A study performed in 2008 by the NCBI found that standard advice encouraging flossing for the prevention of cavities and gum disease is not supported by scientific evidence. This conclusion wasn't drawn because scientists discovered that flossing was not a worth while preventative measure, but rather because scientists found that people were doing it incorrectly. Additionally, a study done in 2013 by the ADA reported that 50% of Americans do not floss daily in the first place. When done correctly flossing can help prevent cavities and gum disease; yet 50% of us choose not to do it at all and the majority of the rest end up doing it incorrectly.
This post is intended to be the first of a series of posts targeted at exploring some of the development challenges I have faced during my time as a test engineer primarily leveraging the NI toolchain to do my work. I hope the series will serve as an informative and insightful look at the discipline of test engineering, it's challenges and how I have muddled through solving some of those challenges (or at least worked within their constraints). My experience as a (fairly) recent grad and new to the discipline is that it can be hard to navigate due to it's relatively tribal nature in most organizations. Combine that with the seemingly small number of formal educational programs in test engineering and you end up with a line of work that seems to mean many different things to many different people and organizations. My own goal for these posts is to attempt to make some sense of it all.
I should mention that most of me experience has been spent on the software side of things, although I am no stranger to sticking my head inside a 19" rack to go looking for the source of a short. Please provide feedback and insight (and corrections) in the comments!
In my last post I talked about how software has both a primary and secondary value, and how this idea relates to complexity within the framework of Scrum. I want to take a deeper dive into the ideas of complexity and simplicity in order to establish a common vocabulary that I can use in future posts (and hopefully to spur on a discussion with you, from which we will all gain a better understanding).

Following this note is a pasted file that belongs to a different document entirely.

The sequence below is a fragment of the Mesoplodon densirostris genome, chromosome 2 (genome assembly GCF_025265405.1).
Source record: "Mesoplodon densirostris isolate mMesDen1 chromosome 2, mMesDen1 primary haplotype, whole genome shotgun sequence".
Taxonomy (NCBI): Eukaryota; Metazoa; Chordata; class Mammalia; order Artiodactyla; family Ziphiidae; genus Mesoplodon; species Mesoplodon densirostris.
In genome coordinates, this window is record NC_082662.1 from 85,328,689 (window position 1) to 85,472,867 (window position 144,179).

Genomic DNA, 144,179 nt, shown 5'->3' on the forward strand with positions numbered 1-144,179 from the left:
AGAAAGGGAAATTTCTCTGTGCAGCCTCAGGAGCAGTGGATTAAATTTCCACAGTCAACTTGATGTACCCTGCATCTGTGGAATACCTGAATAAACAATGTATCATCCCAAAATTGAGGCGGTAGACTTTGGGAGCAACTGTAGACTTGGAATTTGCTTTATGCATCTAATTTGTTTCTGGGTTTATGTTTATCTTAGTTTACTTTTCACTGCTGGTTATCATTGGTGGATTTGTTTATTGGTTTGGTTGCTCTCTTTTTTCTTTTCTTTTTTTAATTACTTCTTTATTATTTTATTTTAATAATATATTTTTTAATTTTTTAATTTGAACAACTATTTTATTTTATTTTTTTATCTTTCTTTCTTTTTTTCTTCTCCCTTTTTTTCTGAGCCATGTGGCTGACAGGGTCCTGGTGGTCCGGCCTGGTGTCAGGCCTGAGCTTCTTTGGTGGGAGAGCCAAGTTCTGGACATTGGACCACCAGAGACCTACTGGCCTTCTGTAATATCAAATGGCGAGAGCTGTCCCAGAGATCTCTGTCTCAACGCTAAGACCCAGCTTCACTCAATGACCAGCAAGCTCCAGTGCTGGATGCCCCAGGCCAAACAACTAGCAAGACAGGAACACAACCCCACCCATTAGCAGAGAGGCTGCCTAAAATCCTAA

If you were paying close attention as you went through the blog post on the root loop you may have noticed a little slight of hand. I may have been stung, but I'm not sure.
In the central coastline deserts of Chile there exists an elusive wingless wasp that looks like a panda bear, is referred to as an ant, and has a sting strong enough to put a cow down.
Meet the Panda Ant:
Similarly, deep within LabVIEW there exists an elusive message loop that has the potential to sting you. The Panda Ant is neither good (its sting can paralyze a cow) nor bad (it looks like a panda bear), but learning about it now will prevent you from getting stung by it in the future. The same can be said for the root loop, it's not a bug in LabVIEW and you have most likely never noticed that it exists, but learning about it now could prevent you from getting stung by it in the future.
Say what you mean and mean what you say. As I delve deeper into the world of LabVIEW abstraction and SOLID code development, it becomes increasingly clear that language makes a big difference. We LabVIEW developers might recall some LVOOP primer where the presenter whipped out the old automobile class hierarchy example to convey the idea of inheritance (I'm guilty). It's an example simple enough to build a consensus of nods and let everyone leave the room clearly understanding that a car is indeed an automobile. In spite of its complete irrelevance to the code we write on a daily basis, I think there are a couple of reasons this is actually a useful example.